Drug-Induced Liver Injury
Arylating quinones have been shown to induce ER stress. Phosphorylation of PERK and eIF2α was observed in cells treated with quinones, as well as induction of ATF4 and CHOP. Because of the concomitant generation of ROS with quinone toxicity and in an effort to differentiate the mode of toxicity, arylating quinones were compared to nonarylating quinones. Greater toxicity was associated with arylating congeners. Both types of quinones participate in redox cycling, but only arylating quinones can form Michael adducts with ER proteins. Prior treatment with N-acetylcysteine resulted in detoxification, further supporting the importance of Michael adduct formation in quinone toxicity. Disulfide shuffling during protein folding in the ER in the presence of these compounds provides an opportunity for Michael adduct formation. Disruption of disulfide bond formation and subsequent activation of the ER stress response pathways due to accumulation of malfolded proteins ensues.88
Nagy et al. recently published findings demonstrating that acetaminophen (N-acetyl-p-aminophenol [APAP]) toxicity results in very rapid phosphorylation of eIF2α and JNK and induction of CHOP.89 APAP decreased glutathione stores in the ER. In vivo experiments by the same group have shown that the redox state of thiols of ER resident oxidoreductases ERp72 and PDI was shifted toward the oxidized form and ER stress–responsive transcription factor ATF6 was activated by APAP administration at sublethal doses. Transcriptional activation and elevated expression of GADD153/CHOP, an ER stress–responsive proapoptotic transcription factor, along with transient activation of the ER-resident caspase-12 was shown. Treatment with buthionine-sulfoximine (inhibitor of glutathione synthesis) was unable to mimic the effects by APAP, indicating that glutathione depletion itself is insufficient to provoke apoptosis and that intraluminal redox imbalance of the ER and ER participation is necessary for cell death.90 Aside from redox perturbations, it is also conceivable that covalent binding of N-acetyl-p-quinone imine to ER chaperones or nascent proteins might impair folding and induce stress.88, 91 APAP-induced ER stress has also been studied in renal tubular cells where Lorz et al. detected induction of ER stress, characterized by GADD153/CHOP up-regulation and translocation to the nucleus, as well as caspase-12 cleavage.92 Although robust ER stress response occurs rapidly in APAP toxicity, its role in necrosis is unproved but intriguing to consider, especially in the early activation of JNK, a key factor in APAP-induced necrosis, and calcium-mediated mitochondrial permeability transition.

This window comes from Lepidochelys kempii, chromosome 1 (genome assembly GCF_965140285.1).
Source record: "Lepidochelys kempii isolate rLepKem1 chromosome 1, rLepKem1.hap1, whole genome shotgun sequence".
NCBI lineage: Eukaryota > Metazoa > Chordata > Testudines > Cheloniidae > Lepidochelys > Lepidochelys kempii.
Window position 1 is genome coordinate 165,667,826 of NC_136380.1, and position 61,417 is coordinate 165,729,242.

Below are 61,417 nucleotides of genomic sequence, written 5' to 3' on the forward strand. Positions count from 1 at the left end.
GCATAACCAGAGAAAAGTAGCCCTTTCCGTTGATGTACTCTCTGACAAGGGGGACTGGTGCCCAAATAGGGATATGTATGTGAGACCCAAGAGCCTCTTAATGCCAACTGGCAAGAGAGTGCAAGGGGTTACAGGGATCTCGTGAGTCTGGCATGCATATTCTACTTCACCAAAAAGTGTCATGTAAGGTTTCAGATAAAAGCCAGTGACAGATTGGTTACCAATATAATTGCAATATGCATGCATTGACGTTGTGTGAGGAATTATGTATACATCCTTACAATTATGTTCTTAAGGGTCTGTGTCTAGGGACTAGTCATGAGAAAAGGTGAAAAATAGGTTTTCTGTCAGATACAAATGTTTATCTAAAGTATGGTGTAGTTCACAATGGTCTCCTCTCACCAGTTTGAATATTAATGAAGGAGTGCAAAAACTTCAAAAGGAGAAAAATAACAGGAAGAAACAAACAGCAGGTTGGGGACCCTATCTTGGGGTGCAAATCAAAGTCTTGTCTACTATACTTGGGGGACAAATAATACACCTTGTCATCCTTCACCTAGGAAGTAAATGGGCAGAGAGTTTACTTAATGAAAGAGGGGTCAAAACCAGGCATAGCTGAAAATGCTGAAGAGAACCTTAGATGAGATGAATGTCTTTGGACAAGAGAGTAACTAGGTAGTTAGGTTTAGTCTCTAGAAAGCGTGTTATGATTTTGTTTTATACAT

Other drugs such as methapyrilene and human immunodeficiency virus protease inhibitors (PI) have been implicated in causing ER stress.93, 94 The protease inhibitors have been shown to increase the SREBP levels and activate UPR. Different PIs have been shown to have various effects on the UPR. Both atazanavir and ritonavir activated the UPR, induced apoptosis, and increased nuclear SREBP levels, but amprenavir had no significant effect at the same concentrations.95, 96 The mechanism for PI-induced ER stress is not known but nonspecific inhibition of proteasomal degradation is a leading candidate as proteasome inhibitors, such as bortezomib (PS-341) induce ER stress, which may be the mechanism of bortezomib-induced hepatotoxicity.97-99 The contribution of PI-induced ER stress to steatosis and drug hepatitis needs further clarification, but the evidence is highly suggestive.
Ischemia/reperfusion injury (IRI) causes liver damage by a process that involves oxidative stress and inflammation via mitochondrial pathways, NF-κB activation, ATP depletion, and calcium release from the ER.100 BI-1 (Bax inhibitor 1) is an ER protein that suppresses cell death and helps prevent IRI. Knockout mice deficient in BI-1 exhibit increased histological and biochemical liver injury when subjected to transient blood flow occlusion. In addition, more UPR activation via IRE1 and ATF6 is seen in the knockout mice models indicating that BI-1 plays an important role in suppressing ER stress–mediated injury during ischemia reperfusion.101 Chemical chaperones such as 4-phenylbutyrate, have also been shown to be protective against ER stress and damage in IRI.102
Cholestatic Liver Disease
Liver injury during cholestasis has been attributed to the accumulation of toxic bile salts within the liver. These have been shown to promote UPR and activate genes responsible for ER stress signal activation such as GRP78, CHOP, and mitochondrial oxidative stress leading to NF-κB activation.103 Treatment of murine hepatocytes with glycochenodeoxycholic acid (a toxic bile acid) resulted in ER stress–induced increase in cytosolic calcium (leading to calpain activation) and caspase-12 activation.104, 105